ICC lacks jurisdiction to try Duterte for crimes vs humanity—solon
Kabayan Rep. Harry Roque, an expert on international law, said moves to have President Rodrigo Duterte tried for crimes against humanity before the International Criminal Court (ICC) are doomed to fail.
This is because the ICC, of which the Philippines is a state party, is the court of last resort, and a petitioner may only file a case before the ICC after exhausting all legal remedies in the home country.
“Because of complementarity and lack of jurisdiction. Managinip sila (Dream on). Do not think you can go directly to the ICC because the states will never agree to that. It’s the court of last resort,” Roque said.
In an earlier statement, Roque said according to the Principle of Complementarity enshrined in Articles 1 and 17 of the Rome Statute, the ICC will only exercise jurisdiction when Philippine courts are unwilling or unable to do so.
This means Philippine courts have primary jurisdiction in any complaint for crimes against humanity, Roque said.
Roque also questioned if the killings in the administration’s war on drugs could amount to crimes against humanity.
“Primarily, to constitute a crime against humanity, it must be shown that there are acts of murder, persecution, or other prohibited acts, committed as part of a widespread or systematic attack directed against a civilian population. Critics would argue that because there have been many incidents of drug-related violence, that a crime against humanity must have been committed,” Roque said.
Roque said it remains to be seen if the administration’s narcotics crackdown is a “systematic” plan to kill drug personalities.
The administration also allows for drug users to surrender to the police, he added.
“We can see, however, that while there may have been errors in the manner by which crime has been addressed in the country, it is difficult to see the entire campaign against drugs as one systematic plan to kill drug personalities,” Roque said.
“The fact that over a million people, including drug surrenderers, have been peacefully placed under the jurisdiction of the State shows that the primary intention has always been simply to end the propagation of illegal drugs in the country,” he added.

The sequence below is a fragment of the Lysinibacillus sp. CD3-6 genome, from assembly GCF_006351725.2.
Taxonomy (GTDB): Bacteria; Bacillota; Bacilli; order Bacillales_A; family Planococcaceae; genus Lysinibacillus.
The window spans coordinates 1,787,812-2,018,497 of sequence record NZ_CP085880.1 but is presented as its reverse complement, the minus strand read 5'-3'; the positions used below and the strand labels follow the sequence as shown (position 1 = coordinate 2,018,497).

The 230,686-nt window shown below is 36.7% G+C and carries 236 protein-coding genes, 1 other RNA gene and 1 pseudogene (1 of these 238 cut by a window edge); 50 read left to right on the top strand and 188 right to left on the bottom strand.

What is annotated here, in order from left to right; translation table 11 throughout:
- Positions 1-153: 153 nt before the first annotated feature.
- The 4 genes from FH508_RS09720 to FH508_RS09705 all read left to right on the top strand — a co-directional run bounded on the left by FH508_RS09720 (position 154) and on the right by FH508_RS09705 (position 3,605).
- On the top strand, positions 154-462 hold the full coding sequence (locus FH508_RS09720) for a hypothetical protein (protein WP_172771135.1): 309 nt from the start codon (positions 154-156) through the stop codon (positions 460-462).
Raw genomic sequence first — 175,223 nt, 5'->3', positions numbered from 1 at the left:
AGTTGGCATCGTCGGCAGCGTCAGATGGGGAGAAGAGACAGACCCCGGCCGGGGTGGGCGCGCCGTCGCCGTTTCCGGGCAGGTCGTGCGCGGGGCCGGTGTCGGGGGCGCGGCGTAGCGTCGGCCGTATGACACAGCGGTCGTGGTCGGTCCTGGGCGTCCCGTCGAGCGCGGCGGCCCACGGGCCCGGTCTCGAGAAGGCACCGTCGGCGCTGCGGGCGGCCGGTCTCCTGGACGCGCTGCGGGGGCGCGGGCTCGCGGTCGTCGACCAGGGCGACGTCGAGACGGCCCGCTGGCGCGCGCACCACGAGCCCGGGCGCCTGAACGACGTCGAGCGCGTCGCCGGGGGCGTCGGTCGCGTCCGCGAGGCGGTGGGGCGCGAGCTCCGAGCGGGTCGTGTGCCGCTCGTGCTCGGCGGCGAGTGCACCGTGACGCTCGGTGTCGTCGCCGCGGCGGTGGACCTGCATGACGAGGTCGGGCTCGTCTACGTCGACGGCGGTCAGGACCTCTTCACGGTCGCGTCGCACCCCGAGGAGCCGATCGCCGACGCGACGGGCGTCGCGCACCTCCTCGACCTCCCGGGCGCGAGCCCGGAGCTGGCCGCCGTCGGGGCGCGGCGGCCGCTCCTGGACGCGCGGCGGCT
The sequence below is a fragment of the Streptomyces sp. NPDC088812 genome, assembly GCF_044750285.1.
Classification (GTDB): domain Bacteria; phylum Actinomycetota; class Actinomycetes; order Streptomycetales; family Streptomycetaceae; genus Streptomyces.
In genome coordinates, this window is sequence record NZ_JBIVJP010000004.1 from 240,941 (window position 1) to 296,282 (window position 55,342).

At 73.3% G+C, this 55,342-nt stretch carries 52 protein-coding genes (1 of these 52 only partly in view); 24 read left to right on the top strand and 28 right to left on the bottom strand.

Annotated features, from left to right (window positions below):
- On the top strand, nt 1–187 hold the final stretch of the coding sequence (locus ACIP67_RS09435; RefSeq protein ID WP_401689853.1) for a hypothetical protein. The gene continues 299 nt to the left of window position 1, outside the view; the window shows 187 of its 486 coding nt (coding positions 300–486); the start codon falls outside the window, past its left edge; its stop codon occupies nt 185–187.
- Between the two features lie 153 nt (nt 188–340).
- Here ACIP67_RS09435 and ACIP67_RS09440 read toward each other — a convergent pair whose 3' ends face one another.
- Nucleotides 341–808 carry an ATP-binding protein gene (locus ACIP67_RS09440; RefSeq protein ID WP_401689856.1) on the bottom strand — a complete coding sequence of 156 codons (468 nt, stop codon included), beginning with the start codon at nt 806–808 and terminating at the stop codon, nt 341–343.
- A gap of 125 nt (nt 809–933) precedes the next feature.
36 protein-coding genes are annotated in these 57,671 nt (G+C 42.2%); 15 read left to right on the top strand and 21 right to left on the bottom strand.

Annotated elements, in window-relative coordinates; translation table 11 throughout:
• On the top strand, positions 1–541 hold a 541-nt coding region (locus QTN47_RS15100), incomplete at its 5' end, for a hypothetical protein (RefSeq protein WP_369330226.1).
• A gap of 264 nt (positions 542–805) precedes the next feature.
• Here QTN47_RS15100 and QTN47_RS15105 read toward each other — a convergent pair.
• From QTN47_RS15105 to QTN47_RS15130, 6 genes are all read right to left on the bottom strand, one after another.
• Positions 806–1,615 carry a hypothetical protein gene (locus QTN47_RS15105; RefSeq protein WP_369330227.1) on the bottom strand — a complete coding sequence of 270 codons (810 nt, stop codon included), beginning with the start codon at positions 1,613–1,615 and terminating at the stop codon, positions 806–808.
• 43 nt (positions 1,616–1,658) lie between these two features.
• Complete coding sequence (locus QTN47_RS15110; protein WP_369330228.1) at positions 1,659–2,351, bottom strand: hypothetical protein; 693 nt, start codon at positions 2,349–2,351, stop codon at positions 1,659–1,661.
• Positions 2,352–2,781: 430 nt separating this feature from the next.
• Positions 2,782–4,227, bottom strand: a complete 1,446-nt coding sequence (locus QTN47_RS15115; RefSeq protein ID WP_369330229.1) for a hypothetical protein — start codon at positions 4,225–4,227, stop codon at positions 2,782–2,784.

It was Edgar Matobato, a self-proclaimed member of the Davao Death Squad who claimed to have killed criminals under Duterte’s orders when the latter was Davao City mayor, who first floated a plan to file a case against Duterte in the ICC.
Albay Rep. Edcel Lagman, a vocal critic of Duterte, earlier said the ICC may try Duterte for crimes against humanity over the spate of extrajudicial killings at the height of the administration’s brutal war on drugs which has left over 7,000 dead.
In a press conference at the House of Representatives on Tuesday, Lagman said the ICC can step in to try Duterte for the killings if the government institutions could not provide an impartial investigation into the slain drug pushers and users in the narcotics crackdown.
“The Duterte administration must not dismiss with cavalier attitude the possibility of the International Criminal Court taking jurisdiction over charges against President Duterte for involvement, enticement and/or condonation of extrajudicial killings related to the deadly campaign against the drug menace which may be considered crimes against humanity,” Lagman said.
Lagman said the Philippines ratified the Rome Statute of the ICC in 2011, making the country the 117th state party and the second Asean country to do so.
Lagman added that Republic Act 9851 or the “Philippine Act on Crimes Against International Humanitarian Law, Genocide and Other Crimes Against Humanity” institutionalizes the principle of command responsibility.
Under the law, “a superior shall be criminally responsible as a principal for such crimes committed by subordinates under his/her effective command or control or effective authority and control as the case may be as a result his/her failure to properly exercise control over such subordinates.”
Lagman said the ICC may try Duterte if government institutions like the Department of Justice fail to give an impartial investigation into the extrajudicial killings.
“But such state-initiated investigations, prosecutions, and trials should not be a mere facade, but rather an impartial, honest, and good faith investigation, prosecution, and trial. Otherwise, the ICC can step in, pursuant to the principle of complementarity, if the Philippines is shown to be unwilling or unable to investigate, prosecute, and try in good faith,” Lagman said. JE
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